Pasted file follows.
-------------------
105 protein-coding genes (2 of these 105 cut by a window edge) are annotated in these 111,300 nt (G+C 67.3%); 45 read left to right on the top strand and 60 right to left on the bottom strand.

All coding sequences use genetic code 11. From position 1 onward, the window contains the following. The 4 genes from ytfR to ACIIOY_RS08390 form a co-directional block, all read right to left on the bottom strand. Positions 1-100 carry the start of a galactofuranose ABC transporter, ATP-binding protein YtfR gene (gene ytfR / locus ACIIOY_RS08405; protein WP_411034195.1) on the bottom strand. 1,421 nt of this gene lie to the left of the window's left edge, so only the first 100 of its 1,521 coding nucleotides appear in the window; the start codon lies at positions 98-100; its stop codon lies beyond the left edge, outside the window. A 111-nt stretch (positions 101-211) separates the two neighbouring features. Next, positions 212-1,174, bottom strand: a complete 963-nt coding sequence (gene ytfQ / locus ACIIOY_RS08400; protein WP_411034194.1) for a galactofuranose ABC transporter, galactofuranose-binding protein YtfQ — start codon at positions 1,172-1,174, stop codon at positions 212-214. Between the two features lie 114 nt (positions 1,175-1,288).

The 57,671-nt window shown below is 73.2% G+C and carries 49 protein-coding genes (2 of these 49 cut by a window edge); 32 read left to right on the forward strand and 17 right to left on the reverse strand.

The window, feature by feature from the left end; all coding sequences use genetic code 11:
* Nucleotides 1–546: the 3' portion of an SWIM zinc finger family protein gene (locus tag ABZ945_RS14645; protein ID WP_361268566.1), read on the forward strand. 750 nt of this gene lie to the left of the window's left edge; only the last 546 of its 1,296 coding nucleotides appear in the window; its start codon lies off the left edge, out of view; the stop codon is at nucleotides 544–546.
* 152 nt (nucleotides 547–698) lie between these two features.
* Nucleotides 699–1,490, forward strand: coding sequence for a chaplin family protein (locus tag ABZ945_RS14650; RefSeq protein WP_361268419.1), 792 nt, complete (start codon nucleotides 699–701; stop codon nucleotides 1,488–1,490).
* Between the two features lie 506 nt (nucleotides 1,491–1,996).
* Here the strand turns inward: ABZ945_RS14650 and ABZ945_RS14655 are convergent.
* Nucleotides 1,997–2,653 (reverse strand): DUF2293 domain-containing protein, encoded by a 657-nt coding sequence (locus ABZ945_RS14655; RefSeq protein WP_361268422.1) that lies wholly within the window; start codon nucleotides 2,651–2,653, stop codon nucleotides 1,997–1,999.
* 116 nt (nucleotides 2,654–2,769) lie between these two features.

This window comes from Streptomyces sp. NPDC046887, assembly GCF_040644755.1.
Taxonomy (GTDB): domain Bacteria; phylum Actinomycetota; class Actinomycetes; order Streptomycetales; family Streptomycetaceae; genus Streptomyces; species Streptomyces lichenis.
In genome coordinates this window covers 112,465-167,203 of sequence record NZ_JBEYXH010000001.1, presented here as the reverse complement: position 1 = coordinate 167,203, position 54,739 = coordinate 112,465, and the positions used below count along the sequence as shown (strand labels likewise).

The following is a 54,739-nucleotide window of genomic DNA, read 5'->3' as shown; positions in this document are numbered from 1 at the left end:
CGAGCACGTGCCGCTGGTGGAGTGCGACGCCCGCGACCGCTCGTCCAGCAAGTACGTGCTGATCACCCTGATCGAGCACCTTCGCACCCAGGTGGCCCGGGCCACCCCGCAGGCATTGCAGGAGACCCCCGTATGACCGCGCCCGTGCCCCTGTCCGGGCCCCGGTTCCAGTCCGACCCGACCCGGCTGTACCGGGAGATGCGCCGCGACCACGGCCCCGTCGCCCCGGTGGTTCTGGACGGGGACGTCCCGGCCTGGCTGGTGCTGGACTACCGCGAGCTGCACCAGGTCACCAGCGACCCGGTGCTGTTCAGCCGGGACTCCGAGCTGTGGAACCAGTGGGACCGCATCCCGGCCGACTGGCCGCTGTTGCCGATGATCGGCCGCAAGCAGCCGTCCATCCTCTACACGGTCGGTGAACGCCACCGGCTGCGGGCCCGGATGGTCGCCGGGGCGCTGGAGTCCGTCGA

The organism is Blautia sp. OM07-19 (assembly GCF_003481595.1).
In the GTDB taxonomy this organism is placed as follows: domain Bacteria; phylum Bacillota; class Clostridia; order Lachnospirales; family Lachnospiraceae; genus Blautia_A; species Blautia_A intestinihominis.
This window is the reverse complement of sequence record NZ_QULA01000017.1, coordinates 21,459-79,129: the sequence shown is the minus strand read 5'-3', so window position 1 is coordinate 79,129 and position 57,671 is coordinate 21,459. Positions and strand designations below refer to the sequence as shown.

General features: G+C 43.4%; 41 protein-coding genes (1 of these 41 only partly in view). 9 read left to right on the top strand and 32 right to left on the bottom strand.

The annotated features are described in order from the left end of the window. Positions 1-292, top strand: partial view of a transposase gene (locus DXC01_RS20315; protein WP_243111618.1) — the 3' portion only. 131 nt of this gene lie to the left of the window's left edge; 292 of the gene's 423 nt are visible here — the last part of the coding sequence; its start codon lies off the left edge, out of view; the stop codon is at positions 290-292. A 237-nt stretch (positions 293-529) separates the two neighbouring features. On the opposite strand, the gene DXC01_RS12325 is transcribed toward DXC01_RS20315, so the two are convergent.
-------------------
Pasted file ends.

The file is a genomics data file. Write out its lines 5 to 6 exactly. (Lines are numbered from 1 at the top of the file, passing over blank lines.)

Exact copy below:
* Nucleotides 1–546: the 3' portion of an SWIM zinc finger family protein gene (locus tag ABZ945_RS14645; protein ID WP_361268566.1), read on the forward strand. 750 nt of this gene lie to the left of the window's left edge; only the last 546 of its 1,296 coding nucleotides appear in the window; its start codon lies off the left edge, out of view; the stop codon is at nucleotides 544–546.
* 152 nt (nucleotides 547–698) lie between these two features.